“Managing up” is one of those buzz-phrases that’s both widely used and widely misunderstood. Traditional managing involves a person in authority asking a subordinate for updates, explanations, or other information. It’s someone reacting to a lack of necessary information, to something going wrong, or to another factor that has presented itself and is now a concern. But managing up is when the subordinate goes first. Before you’re asked, before it becomes an issue of concern for the person in power, you volunteer not just the information, but also the explanation or other information you would have inevitably been asked for at some point. Instead of authority managing down the chain of command, subordinates manage up toward those in power.
Here are some examples:
- Students, tell your parents that you struggled on the exam you took today and that you’ve already asked your teacher if you can check in together about your work in the course.
- Private counselors, reach out to the family you haven’t interacted with recently before they have to ask what their next step is.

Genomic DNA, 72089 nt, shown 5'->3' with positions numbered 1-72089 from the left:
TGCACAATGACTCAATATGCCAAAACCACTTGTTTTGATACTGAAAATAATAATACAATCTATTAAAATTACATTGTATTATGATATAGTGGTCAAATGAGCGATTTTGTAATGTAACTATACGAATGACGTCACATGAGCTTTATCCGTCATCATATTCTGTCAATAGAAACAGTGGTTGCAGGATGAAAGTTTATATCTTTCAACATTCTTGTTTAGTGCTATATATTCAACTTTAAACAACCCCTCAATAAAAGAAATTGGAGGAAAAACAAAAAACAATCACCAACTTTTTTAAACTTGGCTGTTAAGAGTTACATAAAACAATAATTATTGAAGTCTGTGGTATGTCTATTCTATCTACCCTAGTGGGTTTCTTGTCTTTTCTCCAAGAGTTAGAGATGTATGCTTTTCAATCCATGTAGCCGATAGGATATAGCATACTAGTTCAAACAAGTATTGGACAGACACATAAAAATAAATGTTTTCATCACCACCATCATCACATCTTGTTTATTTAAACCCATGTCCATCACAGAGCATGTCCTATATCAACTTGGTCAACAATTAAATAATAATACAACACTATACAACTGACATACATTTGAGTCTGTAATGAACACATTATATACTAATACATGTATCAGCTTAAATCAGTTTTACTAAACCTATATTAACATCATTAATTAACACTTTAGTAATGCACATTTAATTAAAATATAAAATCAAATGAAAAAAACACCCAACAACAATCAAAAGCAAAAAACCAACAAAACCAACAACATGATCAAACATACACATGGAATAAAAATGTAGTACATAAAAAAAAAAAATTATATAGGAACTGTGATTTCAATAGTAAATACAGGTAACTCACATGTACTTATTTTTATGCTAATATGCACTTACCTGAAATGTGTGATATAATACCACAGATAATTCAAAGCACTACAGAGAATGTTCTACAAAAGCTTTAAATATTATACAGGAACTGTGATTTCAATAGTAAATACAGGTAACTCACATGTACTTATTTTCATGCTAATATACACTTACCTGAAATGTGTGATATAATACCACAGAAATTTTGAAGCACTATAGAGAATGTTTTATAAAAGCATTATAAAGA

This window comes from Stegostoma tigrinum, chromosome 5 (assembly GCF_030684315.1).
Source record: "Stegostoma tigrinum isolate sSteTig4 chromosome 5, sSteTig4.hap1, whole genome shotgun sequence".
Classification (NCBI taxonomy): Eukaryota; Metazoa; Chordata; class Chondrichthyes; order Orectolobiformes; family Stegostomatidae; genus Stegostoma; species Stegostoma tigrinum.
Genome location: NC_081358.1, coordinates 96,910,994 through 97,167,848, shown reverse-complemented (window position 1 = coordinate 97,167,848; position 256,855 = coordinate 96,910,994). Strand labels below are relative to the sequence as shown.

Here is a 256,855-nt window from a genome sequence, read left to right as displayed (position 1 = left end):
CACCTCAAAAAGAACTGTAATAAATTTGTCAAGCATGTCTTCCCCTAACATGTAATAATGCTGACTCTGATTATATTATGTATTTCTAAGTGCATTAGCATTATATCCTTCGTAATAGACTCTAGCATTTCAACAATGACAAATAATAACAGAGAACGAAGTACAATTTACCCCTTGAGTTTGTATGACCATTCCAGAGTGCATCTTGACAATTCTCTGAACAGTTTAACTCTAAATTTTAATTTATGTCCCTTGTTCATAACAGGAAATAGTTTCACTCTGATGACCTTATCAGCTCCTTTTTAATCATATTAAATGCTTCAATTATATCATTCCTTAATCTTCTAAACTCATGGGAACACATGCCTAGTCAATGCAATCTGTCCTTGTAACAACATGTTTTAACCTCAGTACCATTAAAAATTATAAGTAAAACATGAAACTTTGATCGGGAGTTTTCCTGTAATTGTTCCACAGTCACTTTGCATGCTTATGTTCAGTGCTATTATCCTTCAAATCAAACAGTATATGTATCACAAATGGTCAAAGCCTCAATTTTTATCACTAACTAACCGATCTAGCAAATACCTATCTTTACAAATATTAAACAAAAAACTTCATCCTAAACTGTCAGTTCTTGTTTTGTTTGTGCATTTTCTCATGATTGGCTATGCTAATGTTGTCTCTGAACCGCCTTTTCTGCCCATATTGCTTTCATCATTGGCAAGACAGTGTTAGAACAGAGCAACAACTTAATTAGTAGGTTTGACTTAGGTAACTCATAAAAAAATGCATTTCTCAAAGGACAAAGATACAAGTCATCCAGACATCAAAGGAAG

- Parents, tell your boss that the project is likely to be delayed, explain the reasons why, and reveal the steps you’re taking to make sure you’ll still deliver the finished product on spec and under budget.
- Counselors, tell your principal that you’ve identified some weaknesses in your team’s admissions advising and that you’re creating training programs to address them.
It’s tempting to avoid preemptively answering questions you don’t want to answer. It’s tempting to keep quiet and try to keep those in power from noticing. It’s tempting to suppress an unsavory topic and hope that it will never come to light.
But managing up takes away the element of surprise for both parties. It establishes that you’re retaining responsibility. It reinforces that your concern goes beyond just your own interests. And it encourages confidence in those managing down that you can be counted on to manage up.